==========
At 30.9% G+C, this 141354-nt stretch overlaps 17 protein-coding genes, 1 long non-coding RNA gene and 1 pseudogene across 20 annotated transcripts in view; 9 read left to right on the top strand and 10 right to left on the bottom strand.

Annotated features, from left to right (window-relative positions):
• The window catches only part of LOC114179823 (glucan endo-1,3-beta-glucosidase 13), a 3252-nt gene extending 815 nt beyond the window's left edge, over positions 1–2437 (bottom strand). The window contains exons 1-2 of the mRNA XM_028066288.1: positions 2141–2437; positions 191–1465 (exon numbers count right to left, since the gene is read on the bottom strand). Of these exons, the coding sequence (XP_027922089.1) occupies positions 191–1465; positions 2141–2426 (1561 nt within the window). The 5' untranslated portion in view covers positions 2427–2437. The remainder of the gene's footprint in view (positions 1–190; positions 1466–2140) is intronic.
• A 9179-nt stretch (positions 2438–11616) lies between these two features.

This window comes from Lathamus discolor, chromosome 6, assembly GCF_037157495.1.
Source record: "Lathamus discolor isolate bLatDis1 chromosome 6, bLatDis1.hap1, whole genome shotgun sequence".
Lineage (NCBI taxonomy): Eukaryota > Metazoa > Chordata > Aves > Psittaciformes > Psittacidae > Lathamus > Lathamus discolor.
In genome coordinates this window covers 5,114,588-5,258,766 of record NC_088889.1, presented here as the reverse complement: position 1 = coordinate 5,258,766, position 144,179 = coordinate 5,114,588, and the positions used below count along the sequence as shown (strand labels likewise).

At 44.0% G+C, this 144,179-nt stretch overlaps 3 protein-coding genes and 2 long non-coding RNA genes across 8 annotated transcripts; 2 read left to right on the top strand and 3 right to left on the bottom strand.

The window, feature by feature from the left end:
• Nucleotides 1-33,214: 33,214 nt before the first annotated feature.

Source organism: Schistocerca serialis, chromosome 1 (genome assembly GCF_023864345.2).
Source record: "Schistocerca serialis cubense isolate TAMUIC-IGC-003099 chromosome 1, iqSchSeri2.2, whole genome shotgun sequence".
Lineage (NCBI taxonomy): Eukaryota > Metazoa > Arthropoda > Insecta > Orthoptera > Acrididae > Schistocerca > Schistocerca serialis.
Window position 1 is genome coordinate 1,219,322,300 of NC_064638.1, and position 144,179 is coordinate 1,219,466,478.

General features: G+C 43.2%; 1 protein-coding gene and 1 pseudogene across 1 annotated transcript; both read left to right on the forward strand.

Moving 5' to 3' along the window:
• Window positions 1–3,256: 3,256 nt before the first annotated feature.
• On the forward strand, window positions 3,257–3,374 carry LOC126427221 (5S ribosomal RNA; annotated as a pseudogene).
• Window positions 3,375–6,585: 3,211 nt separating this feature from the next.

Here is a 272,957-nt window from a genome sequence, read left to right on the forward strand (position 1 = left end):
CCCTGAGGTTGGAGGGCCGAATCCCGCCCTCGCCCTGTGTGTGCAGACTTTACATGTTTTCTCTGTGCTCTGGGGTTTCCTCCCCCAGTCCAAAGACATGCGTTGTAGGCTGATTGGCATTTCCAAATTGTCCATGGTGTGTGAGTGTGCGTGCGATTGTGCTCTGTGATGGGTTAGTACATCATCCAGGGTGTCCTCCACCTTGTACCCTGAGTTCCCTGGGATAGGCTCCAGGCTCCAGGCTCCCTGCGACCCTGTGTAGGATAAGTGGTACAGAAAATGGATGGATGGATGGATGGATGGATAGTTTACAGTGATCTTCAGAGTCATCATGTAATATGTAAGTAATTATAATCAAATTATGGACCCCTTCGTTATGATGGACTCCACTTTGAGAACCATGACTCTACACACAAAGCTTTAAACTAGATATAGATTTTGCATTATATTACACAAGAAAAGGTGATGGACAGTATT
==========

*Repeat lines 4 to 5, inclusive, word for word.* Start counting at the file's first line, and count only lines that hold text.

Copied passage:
• A 9179-nt stretch (positions 2438–11616) lies between these two features.

This window comes from Lathamus discolor, chromosome 6, assembly GCF_037157495.1.